Editor’s Note: This story is excerpted from Computerworld. For more Mac coverage, visit Computerworld’s Macintosh Knowledge Center.
Thirty years ago, on June 8, 1978, Intel introduced its first 16-bit microprocessor, the 8086, with a splashy ad heralding “the dawn of a new era.” Overblown? Sure, but also prophetic. While the 8086 was slow to take off, its underlying architecture — later referred to as x86—would become one of technology’s most impressive success stories.
“X86” refers to the set of machine language instructions that certain microprocessors from Intel and a few other companies execute. It essentially defines the vocabulary and usage rules for the chip. X86 processors — from the 8086 through the 80186, 80286, 80386, 80486 and various Pentium models, right down to today’s multicore chips and processors for mobile applications—have over time incorporated a growing x86 instruction set, but each has offered backward compatibility with earlier members of the family.
In the three decades since the introduction of the 8086, the x86 family has systematically progressed from desktop PCs to servers to portable computers to supercomputers. Along the way, it has killed or held at bay a host of competing architectures and chip makers. Even some markets that had seemed locked up by competitors, such as Apple’s use of Motorola PowerPCs in the Macintosh computer, have yielded to x86 in recent years.
How did Intel’s architecture come to dominate so much of the computing world? Let’s take a look.
In the beginning
Intel’s first microprocessor was the 4-bit 4004, which was made for a Japanese calculator in 1971. That was quickly followed by the 8-bit 8008 and in 1975 by the 8-bit 8080 chip. The 8080 went into the Altair 8800 PC, which was sold as a mail-order kit. (Bill Gates and Paul Allen founded Microsoft Corp. to sell their version of Basic for the Altair 8800.)
Three years later, the 16-bit 8086 made its debut. IBM’s selection of the 8088, an 8086 variant, to power its PC in the early ’80s gave the x86 architecture tremendous momentum and helped it become an industry standard that persists today.
Patrick Gelsinger, electrical engineer, chip designer and now executive vice president at Intel, says the critical turning point for the PC industry—the thing that really sent the industry into overdrive—was the introduction of the 32-bit 80386 in 1985. It was not obvious at the time that the x86 needed to be upgraded from the 16-bit address space of the earlier models, he says. “People said, ‘What do you mean 32 bits? That’s for minicomputers and mainframes.’ They derided us at the time for being extravagant.”
At about the same time, Compaq Computer Corp. announced a 386-based PC, which lessened IBM’s death-grip control of the personal computer market. The IBM PC at the time ran the 16-bit 80286, which was more than three times slower than the 386.
According to Intel, IBM spurned the 386 because there was not yet any 32-bit software to take advantage of it. IBM was also developing a proprietary 16-bit operating system called OS/2.
“IBM owned the architecture from top to bottom. It was their applications, their operating system and their hardware design,” says Gelsinger, who was a member of the 386 design team. “When they went to the next generation, they would be the only company able to offer the top-to-bottom solution, with no guarantee of compatibility from one generation to the next.”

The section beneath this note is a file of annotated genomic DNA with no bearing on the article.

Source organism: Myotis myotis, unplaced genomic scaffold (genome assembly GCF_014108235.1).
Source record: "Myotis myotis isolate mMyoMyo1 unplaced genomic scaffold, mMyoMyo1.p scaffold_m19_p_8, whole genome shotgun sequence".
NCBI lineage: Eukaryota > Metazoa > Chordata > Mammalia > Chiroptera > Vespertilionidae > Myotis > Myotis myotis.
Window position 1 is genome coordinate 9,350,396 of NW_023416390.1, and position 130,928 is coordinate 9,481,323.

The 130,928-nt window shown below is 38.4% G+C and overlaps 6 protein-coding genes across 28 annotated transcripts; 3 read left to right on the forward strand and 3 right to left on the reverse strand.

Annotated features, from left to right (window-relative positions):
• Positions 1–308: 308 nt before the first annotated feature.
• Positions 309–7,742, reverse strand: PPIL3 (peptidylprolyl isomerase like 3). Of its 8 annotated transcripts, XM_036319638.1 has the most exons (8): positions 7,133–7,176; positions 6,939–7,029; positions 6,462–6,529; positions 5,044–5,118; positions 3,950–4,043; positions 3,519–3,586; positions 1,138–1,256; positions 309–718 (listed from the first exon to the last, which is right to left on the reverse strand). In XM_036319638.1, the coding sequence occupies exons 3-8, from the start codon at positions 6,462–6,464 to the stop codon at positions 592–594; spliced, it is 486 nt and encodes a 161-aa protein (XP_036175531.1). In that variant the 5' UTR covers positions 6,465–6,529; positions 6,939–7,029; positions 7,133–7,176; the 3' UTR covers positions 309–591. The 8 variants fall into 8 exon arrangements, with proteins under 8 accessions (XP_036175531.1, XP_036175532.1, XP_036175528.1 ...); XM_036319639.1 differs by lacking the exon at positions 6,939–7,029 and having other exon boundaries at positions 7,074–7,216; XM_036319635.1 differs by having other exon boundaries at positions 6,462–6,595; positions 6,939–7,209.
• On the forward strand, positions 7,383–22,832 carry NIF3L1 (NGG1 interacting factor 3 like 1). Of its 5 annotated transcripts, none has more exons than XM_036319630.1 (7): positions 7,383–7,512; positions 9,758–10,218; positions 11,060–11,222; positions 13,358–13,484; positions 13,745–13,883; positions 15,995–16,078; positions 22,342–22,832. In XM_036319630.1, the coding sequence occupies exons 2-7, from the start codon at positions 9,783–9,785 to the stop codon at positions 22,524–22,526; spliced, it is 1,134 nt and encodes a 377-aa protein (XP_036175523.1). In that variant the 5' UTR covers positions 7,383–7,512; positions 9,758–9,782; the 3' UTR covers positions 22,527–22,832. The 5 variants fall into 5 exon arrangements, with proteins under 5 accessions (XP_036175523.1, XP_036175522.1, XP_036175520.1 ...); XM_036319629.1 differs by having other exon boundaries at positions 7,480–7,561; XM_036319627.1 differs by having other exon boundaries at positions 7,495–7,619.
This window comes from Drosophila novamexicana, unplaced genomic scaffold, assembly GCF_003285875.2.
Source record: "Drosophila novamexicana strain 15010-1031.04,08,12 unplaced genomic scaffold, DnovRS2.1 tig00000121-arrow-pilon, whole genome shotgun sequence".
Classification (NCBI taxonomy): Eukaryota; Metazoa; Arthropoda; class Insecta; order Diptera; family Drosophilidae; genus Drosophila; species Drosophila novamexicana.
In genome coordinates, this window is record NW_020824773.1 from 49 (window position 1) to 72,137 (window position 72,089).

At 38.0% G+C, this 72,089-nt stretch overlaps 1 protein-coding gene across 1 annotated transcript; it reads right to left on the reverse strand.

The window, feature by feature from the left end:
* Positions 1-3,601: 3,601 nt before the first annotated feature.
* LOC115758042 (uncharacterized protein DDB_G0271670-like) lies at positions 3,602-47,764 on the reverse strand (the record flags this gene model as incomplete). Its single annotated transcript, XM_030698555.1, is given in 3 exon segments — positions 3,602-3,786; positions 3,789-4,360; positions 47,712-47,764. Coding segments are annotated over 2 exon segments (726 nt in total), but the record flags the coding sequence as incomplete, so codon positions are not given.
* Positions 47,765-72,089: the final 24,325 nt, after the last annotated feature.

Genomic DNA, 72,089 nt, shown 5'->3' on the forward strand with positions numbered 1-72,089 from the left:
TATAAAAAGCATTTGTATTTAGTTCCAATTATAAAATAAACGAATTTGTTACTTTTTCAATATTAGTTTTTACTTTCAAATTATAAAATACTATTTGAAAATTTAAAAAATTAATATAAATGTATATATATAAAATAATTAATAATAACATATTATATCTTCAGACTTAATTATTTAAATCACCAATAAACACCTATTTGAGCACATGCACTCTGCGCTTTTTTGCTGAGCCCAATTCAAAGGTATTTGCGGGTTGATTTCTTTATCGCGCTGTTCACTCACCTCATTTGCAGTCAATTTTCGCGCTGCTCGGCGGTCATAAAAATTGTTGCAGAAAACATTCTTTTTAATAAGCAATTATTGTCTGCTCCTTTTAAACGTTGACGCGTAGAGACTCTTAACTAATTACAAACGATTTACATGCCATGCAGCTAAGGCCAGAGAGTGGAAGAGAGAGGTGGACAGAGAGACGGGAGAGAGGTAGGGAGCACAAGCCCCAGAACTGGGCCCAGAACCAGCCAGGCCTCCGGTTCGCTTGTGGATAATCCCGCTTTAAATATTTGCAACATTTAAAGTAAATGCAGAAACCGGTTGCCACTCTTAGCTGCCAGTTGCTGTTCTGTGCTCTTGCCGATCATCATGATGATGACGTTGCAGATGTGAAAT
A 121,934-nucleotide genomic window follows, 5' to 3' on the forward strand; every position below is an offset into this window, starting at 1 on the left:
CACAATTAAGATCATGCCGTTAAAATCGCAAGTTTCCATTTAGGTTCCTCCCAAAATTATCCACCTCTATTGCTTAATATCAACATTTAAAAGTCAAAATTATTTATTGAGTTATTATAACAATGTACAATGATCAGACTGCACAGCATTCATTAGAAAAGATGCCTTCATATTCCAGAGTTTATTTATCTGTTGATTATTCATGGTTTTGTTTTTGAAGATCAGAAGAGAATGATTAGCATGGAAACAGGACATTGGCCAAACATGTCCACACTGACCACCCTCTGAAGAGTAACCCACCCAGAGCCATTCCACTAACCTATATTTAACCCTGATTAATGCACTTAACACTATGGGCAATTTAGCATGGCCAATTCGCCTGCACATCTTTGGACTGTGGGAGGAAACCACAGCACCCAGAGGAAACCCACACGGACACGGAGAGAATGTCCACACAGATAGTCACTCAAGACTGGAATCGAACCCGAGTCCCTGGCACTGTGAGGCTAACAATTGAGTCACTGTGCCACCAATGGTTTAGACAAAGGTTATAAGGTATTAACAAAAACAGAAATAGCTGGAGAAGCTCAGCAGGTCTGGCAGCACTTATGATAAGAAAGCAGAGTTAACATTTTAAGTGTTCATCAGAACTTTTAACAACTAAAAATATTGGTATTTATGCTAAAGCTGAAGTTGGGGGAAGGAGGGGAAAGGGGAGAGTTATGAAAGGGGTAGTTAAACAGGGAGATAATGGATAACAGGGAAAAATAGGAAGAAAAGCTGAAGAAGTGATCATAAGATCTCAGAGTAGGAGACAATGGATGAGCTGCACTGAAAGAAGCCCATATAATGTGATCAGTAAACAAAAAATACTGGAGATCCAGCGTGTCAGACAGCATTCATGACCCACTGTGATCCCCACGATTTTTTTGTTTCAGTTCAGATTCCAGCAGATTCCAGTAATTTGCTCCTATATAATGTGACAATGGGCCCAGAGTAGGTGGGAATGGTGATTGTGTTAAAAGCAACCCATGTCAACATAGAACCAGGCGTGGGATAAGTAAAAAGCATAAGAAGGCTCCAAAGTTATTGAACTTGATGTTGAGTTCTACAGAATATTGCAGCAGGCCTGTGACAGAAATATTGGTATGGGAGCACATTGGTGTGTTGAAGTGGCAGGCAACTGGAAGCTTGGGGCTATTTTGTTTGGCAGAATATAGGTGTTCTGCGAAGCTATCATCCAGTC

All that changed with the advent of the 386, Gelsinger says. “We moved from a vertical industry to a horizontal industry, and that really opened up the world.”
The 386 was followed by the 486 in 1989. Finding that it couldn’t trademark numbers, however, Intel broke from its earlier naming convention in 1993, when it named its fifth-generation processor the Pentium rather than the 586. Numerous generations of chips have carried on the Pentium brand (e.g., Pentium Pro, Pentium II and Pentium D), and Intel has since added the low-end Celeron and the high-end Core 2 brands to its x86 offerings.
Despite the name changes — not to mention design improvements that led to exponential increases in speed, power and efficiency — all of these chips are based on the x86 instruction set that began with the 8086 and continues to expand today.
Ingredients in a recipe for success
Why has the x86 been so successful for so long, beating back and in some cases completely vanquishing competing microprocessor architectures? For starters, the x86 came along at just the right time. By 1978, computing had been migrating from huge, expensive mainframes to smaller, cheaper minicomputers for several years. The desktop was the logical next frontier.
Moreover, the x86 demonstrated a property that had been predicted in 1965 by Gordon Moore, who would one day become Intel’s chairman and CEO. Moore said, in essence, that microprocessors would double in performance every two years at no increase in cost. His prediction, later dubbed Moore’s Law, proved to be correct, and the x86 went on to dominate large swaths of computing, from the data center to the workplaces and homes of end users.
And the 8086 and its successors continued to cement the relationship between two early giants of the desktop computer industry. Bill Gates and Paul Allen had tried but failed to develop their Basic programming language for the wimpy 8008 processor in 1972. But they made it work on the more powerful 8080 that they soldered into the Altair microcomputer in 1975.
That marked the beginning of a de facto partnership between Intel and Microsoft that would create a gargantuan base of software that continues to drive the industry today. Of all the factors that have led to the success of the x86 architecture, probably none is so important as that software inventory—and no example better demonstrates this fact than the RISC processor scare.